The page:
5
$\begingroup$

According to UV-Vis spectroscopy, mesitylene (1,3,5-trimethylbenzene) absorbs at $\lambda_\text{max} = 210\ \mathrm{nm}$ while benzene absorbs at the slightly shorter wavelength of $\lambda_\text{max} = 204\ \mathrm{nm}$.

Why is that? One would think that $\pi$-ring's hyper-conjugation with the $\sigma^*$ orbitals of the methyl hydrogens would help stabilize the system thereby increasing the gap between the HOMO and LUMO (in turn decreasing absorption wavelength).

An opposite effect is observed when nitrobenzene ($\lambda_\text{max} = 252\ \mathrm{nm}$) is compared to 2-nitrotoluene ($\lambda_\text{max} = 250\ \mathrm{nm}$) and 2-isopropylnitrobenzene ($\lambda_\text{max} = 247\ \mathrm{nm}$). In these cases, the addition of larger and larger alkyl groups seem to be decreasing the absorbed wavelength (therefore increasing gap between HOMO and LUMO).

Is that because of sterics? Or because the the strongly electron withdrawing nitro group (conjugation) is being "counteracted" by the alkyl electron donating groups and therefore electrons are more concentrated in the ring rather than being spread though the molecule?

EDIT:

My question in more general terms: I understand HOW more conjugation results in a decrease in absorption frequency (due to molecular orbitals overlapping constructively vs destructively therefore decreasing gap between HOMO and LUMO). What I don't understand is HOW pumping electron density into a conjugated system (or withdrawing) effects the HOMO and LUMO. An explanation from a MO perspective would be greatly appreciated.

$\endgroup$
  • $\begingroup$ The beginning of an answer might be found here. Electron donating/withdrawing groups have different effects whether they are located on an odd/even carbon from the chromophore. $\endgroup$ – SteffX Aug 11 '16 at 18:52
  • $\begingroup$ @SteffX Right, but why is that? Is there a review article or textbook section that explores these concepts in more detail? $\endgroup$ – Nova Aug 12 '16 at 4:25
1
$\begingroup$

The general observation is that alkyl substitution intensifies and shifts the benzene spectrum to longer wavelengths. The effect is similar to that of groups with lone pairs such as $\ce{NH2}$ and O-alkyl. So I don't think that opposite effects are observed as you suggest. Some data are given below.

The 0-0 band transition, from v=0 vibrational level to v' =0 in the first excited state of benzene is at 262 nm (due to symmetry this is a forbidden transition so its position has to be calculated. The maximum in the S0-S1 transition in benzene spectrum is at 245nm, and S0-S2 at 203 nm). Toluene does not have a forbidden 0-0 transition, and has a 0-0 band at approx 266 nm (with maxima at 261 nm and S0-S2 at 207 nm), 0-zylene 0-0 is at approx 273 nm, so the substituents do stabilise the excited state very slightly. This has been attributed to 'hyperconjugation', i.e. some charge being donated by the methyl group to the ring, or the alkyl groups behaves as it it had a lone pair. (The idea of hyperconjugation is still hotly contested).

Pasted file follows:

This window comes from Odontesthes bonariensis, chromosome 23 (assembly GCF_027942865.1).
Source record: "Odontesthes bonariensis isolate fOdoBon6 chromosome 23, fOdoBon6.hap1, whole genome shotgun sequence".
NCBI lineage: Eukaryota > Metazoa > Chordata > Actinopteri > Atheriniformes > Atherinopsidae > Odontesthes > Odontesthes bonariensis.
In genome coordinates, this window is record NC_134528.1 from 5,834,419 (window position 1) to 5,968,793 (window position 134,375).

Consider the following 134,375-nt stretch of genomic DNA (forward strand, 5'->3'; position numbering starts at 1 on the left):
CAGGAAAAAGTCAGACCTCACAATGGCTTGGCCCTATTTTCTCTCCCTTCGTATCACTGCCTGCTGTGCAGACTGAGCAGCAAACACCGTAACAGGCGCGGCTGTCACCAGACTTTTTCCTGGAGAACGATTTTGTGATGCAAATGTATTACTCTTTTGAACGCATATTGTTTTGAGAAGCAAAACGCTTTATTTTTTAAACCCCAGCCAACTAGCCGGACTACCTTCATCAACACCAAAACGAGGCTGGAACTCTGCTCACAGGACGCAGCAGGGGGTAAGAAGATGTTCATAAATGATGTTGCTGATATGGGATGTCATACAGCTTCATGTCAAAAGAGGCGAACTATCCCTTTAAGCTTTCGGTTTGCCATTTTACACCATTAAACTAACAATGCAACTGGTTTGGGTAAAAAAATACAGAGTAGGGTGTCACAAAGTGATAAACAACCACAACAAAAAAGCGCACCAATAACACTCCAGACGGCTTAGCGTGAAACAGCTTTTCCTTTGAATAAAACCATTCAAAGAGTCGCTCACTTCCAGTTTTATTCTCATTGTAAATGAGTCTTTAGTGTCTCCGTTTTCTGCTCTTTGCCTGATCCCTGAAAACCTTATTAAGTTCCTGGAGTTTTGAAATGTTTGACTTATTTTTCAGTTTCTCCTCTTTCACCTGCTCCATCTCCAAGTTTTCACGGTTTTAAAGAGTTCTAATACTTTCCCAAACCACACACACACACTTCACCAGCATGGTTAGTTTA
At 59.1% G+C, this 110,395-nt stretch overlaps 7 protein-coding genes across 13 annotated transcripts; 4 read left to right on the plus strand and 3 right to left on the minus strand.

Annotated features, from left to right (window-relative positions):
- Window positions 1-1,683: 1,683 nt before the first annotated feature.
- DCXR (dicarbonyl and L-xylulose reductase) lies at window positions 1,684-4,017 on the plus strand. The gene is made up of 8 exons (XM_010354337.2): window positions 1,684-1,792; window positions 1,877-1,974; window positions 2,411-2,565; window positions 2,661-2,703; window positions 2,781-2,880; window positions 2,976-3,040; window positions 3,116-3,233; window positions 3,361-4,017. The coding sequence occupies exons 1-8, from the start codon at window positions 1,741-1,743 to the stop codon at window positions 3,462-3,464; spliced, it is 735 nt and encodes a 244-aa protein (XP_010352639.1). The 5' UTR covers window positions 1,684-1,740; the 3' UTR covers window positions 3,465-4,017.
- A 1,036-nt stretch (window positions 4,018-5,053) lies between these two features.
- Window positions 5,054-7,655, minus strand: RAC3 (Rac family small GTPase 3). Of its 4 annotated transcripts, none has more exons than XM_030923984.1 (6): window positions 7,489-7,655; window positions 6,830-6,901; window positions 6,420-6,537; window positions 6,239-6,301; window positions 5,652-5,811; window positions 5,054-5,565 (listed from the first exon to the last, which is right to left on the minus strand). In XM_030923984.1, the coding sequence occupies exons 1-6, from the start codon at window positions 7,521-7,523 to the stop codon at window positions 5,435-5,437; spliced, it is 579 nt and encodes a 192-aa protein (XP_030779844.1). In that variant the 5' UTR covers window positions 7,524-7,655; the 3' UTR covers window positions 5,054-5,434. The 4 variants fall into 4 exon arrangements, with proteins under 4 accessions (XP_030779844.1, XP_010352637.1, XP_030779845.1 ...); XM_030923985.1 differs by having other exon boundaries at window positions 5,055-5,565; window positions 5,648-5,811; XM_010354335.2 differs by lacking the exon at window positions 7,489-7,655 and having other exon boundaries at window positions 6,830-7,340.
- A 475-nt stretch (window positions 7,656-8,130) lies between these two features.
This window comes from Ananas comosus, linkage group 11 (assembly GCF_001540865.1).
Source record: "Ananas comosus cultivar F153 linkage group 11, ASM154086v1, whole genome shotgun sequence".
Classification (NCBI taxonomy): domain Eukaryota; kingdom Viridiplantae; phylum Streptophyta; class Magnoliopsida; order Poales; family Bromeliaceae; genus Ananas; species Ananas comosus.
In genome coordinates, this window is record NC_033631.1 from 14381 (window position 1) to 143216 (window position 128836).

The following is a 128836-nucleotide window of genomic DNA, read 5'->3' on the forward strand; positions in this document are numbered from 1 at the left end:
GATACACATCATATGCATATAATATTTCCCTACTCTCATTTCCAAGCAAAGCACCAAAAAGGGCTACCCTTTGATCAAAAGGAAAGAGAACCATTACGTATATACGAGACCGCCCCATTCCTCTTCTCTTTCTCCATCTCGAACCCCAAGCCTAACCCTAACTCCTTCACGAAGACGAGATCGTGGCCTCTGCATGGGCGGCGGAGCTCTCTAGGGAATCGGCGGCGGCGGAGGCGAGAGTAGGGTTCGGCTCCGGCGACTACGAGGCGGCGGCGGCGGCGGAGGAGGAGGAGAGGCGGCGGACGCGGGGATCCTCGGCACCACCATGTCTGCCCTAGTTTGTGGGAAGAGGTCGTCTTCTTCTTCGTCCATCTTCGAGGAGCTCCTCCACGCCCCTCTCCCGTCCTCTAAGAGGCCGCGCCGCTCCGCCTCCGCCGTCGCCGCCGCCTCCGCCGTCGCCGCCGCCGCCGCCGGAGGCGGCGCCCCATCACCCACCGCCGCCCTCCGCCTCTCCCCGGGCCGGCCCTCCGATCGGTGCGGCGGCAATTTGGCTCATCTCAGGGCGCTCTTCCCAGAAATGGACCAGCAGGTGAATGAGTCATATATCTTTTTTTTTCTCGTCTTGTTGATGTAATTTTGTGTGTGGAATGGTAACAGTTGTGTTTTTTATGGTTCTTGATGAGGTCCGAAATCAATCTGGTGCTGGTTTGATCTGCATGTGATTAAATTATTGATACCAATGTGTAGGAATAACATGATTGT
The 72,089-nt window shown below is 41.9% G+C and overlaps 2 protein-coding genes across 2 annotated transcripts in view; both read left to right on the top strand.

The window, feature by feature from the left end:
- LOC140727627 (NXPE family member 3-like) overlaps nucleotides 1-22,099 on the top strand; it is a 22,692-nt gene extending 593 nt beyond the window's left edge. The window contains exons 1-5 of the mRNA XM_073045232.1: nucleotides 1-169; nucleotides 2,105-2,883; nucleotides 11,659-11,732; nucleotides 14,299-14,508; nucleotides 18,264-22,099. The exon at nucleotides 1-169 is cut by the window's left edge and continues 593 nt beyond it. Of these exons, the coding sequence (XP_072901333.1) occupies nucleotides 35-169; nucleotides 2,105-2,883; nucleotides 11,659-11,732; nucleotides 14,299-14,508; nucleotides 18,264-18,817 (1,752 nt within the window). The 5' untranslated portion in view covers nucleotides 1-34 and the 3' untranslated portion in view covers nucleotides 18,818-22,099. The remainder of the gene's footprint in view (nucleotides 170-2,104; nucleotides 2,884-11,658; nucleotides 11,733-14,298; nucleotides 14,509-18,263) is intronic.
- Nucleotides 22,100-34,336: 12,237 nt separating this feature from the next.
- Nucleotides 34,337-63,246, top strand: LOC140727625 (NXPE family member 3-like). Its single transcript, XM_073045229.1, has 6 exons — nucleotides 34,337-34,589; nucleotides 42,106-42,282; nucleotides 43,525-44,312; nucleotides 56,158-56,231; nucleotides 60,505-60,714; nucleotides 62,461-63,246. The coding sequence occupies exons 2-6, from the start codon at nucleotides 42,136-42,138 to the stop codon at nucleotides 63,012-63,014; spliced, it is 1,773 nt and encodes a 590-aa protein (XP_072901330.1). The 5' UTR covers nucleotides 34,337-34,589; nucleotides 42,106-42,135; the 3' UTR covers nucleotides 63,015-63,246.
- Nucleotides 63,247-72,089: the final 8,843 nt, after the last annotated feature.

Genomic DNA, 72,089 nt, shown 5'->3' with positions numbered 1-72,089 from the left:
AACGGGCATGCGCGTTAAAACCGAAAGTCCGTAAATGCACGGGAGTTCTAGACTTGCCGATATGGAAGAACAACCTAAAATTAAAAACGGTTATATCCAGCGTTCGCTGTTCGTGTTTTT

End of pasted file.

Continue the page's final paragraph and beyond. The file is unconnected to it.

Toluene shows a slight increase in intensity as the symmetry is broken $\ce{D_{6h} to C_{2v}}$ but otherwise the effect on the electronic spectrum is slight.
Aniline has a relatively broad and intense absorption maximum (not 0-0) at 280 nm, nitrobenzene max very broad spectrum with a maximum at approx 268nm, but with a long shoulder in absorption stretching out to almost 400 nm, which is thought to cover the n-$\pi^*$ transition.

With very broad and structureless spectra (almost all the molecules you mention except benzene and toluene) the maximum intensity does usually always correspond to the 0-0 energy of the transition, due to Franck-Condon factors (overlap of wavefunctions which control intensity of transitions) and the fact that extra groups add considerable vibrational intensity to transitions and so broaden them. Thus comparing absorption peaks is not a reliable way of comparing state energies. (Experimentally the only ways are to measure vapour phase absorption spectra or measure in a solid matrix at 4k if possible.) Secondly spectra are stabilised differently in different solvents, even relatively non-polar ones and this can lead to spectral shifts.

The general sort of handwaving explanation, that is nevertheless useful, is to suppose that the molecule has energy levels that can be described like those by a particle on a ring. The bigger the ring the lower the energy levels become and so the lower the energy of the electronic transition. Thus incorporating a substituent that involves conjugating the electron over more atoms, increases the ring size very slightly and so produces a longer wavelength transition.

$\endgroup$

Your Answer

By clicking “Post Your Answer”, you agree to our terms of service, privacy policy and cookie policy

Not the answer you're looking for? Browse other questions tagged or ask your own question.